Most means of public transport will run according to their Sunday schedule on public holidays, usually meaning less frequent operations. Some connections, e.g. peak bus lines, do not operate on such days entirely ("Sunday service").

If a public holiday falls on a Tuesday or Thursday, many Poles take a day off on the Monday preceding or Friday following to have a "long weekend". Acknowledging this, many companies and public administration units will remain closed on those days as well. Roads and trains may become excessively congested on the days long weekends start or end, so beware. In tourist destinations, prices may rise and accommodation may be booked out long in advance. On the other hand, large cities often become relatively deserted, which has its advantages and disadvantages for tourists visiting them.

Catholic religious holidays are widely celebrated in Poland and many provide colourful and interesting festivities and include local traditions. Most of the population, especially in smaller towns and villages, will go to church on those days and participate in them. For Christmas and Easter, it is customary to join one's family for celebratory meals and gatherings that often bring together family members from far away, so many Poles will travel to their home towns or families out of their place of residence. Spending those holidays abroad (unless visiting a family), or having celebratory dinners in restaurants is very rare, although many hotels and restaurants would offer Christmas and Easter meals.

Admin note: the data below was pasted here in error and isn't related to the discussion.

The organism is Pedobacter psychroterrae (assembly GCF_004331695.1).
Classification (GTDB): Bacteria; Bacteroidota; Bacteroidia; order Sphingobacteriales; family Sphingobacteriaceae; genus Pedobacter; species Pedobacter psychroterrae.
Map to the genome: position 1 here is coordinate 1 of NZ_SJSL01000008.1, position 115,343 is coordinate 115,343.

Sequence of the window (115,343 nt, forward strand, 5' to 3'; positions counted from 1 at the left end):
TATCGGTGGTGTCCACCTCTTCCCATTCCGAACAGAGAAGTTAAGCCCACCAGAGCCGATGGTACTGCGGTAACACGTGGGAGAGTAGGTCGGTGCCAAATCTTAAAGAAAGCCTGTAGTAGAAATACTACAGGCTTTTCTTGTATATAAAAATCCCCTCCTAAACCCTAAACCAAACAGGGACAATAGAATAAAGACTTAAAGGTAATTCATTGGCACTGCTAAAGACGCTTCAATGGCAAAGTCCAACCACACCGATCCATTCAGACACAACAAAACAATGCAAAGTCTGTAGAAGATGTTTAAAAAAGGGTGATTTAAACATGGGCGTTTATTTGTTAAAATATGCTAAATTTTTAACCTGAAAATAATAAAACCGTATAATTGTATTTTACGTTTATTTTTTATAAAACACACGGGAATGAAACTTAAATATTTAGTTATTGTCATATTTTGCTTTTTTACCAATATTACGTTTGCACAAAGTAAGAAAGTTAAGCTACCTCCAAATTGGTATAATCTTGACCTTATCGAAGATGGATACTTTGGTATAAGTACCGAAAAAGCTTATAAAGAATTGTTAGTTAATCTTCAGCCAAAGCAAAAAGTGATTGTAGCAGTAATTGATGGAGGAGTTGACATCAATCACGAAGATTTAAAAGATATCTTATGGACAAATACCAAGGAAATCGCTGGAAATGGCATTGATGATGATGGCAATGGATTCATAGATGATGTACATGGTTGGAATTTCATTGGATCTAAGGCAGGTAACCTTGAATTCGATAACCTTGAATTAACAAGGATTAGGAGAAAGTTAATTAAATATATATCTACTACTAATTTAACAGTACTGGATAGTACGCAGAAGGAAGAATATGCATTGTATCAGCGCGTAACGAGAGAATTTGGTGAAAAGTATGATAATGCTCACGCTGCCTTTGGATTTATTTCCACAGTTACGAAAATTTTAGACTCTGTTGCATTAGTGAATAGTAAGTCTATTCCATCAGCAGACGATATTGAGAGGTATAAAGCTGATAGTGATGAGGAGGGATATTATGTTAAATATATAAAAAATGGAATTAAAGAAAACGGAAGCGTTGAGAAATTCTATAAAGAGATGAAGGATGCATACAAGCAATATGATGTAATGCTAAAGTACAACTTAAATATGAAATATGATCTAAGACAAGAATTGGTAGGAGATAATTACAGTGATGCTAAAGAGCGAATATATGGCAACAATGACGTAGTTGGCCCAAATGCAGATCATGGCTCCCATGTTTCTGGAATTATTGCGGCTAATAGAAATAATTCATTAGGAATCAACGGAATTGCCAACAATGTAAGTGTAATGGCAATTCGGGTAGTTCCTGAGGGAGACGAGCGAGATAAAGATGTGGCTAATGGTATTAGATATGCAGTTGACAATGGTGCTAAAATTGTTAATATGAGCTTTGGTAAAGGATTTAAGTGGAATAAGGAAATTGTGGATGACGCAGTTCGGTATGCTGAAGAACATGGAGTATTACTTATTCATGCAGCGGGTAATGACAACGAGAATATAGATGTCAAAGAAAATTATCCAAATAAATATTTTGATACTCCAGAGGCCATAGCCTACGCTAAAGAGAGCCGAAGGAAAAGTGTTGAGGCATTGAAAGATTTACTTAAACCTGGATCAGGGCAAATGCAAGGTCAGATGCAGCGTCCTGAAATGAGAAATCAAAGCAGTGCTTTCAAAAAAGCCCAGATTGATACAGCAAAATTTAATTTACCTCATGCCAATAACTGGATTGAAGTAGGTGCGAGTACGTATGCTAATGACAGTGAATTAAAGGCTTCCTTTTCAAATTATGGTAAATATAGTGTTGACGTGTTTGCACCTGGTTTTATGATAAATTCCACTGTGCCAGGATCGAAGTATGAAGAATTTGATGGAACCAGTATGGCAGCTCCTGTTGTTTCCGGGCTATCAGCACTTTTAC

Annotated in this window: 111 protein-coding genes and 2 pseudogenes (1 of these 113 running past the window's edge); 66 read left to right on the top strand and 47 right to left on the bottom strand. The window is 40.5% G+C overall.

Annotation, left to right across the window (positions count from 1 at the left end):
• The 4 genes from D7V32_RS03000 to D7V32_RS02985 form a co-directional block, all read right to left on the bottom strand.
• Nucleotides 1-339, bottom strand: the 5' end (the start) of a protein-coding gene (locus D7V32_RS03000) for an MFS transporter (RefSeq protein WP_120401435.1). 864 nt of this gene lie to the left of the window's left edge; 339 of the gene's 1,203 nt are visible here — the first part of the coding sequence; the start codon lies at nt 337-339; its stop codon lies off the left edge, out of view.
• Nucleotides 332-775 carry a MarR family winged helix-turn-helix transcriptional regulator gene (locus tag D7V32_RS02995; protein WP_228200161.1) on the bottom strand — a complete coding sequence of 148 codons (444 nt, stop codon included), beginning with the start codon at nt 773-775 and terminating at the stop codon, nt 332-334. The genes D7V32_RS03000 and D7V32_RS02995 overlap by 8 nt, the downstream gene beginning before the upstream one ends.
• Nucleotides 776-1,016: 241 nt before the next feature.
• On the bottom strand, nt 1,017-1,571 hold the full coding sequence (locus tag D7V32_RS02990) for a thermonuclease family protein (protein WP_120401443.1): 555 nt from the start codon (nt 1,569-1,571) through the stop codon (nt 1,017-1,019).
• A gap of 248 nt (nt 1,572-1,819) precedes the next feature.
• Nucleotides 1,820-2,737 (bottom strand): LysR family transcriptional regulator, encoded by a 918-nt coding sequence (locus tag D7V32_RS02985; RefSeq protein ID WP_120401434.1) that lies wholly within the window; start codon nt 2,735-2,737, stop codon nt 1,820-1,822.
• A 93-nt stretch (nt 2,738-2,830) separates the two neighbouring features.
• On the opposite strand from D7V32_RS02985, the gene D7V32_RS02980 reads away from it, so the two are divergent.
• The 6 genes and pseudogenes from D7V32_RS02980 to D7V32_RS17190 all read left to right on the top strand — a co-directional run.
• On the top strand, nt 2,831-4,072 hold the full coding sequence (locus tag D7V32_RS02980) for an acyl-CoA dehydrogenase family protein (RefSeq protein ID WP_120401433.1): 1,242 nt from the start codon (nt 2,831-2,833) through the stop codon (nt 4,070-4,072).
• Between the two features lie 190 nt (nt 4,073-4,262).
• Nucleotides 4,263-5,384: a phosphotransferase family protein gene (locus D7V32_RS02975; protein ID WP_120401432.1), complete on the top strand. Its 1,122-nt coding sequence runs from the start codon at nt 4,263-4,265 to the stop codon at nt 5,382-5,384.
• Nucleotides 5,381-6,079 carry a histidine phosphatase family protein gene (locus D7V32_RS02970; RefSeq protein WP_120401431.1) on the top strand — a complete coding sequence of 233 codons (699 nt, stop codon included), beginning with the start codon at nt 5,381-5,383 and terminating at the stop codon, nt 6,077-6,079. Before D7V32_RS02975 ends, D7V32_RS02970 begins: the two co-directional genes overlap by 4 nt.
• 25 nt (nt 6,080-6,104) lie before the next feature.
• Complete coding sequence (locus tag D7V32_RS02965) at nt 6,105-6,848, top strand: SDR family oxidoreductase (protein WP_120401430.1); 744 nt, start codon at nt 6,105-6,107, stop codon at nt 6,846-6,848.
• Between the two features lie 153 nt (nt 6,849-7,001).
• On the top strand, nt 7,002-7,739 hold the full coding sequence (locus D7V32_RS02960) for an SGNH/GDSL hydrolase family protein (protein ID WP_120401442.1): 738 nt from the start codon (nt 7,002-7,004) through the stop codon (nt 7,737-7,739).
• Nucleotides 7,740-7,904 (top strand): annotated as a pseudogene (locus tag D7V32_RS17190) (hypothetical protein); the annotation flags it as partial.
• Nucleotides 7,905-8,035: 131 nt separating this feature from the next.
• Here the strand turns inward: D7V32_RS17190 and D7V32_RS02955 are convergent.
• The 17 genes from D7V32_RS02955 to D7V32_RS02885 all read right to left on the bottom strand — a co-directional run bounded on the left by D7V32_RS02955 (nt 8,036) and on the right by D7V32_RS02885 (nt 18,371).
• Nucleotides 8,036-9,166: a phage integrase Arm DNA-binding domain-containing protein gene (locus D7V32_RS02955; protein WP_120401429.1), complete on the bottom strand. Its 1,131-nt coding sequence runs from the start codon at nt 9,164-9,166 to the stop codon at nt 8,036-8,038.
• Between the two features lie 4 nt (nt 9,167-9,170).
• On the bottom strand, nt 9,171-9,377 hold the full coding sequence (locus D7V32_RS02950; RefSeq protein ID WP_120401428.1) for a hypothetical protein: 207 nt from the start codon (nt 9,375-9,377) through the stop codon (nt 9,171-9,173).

The following is a list of public holidays and some other important holidays with a brief description of the way they are celebrated by Poles. Please note that all religious holidays relating to Easter are movable and take place on a different date each year, and can take place within a four-week time span. Do check for exact days if you plan to be in Poland between March and June.

New Year's Day(Nowy Rok) - 1 January is a public holiday, with non-official and non-religious celebrations taking part around midnight between January 1 and December 31 of the preceding year.

Epiphany (Święto Trzech Króli orObjawienie Pańskie) -6 January - is the first day of the carnival period. In many Polish cities, merry parades are organised to commemorate the biblical Wise Men.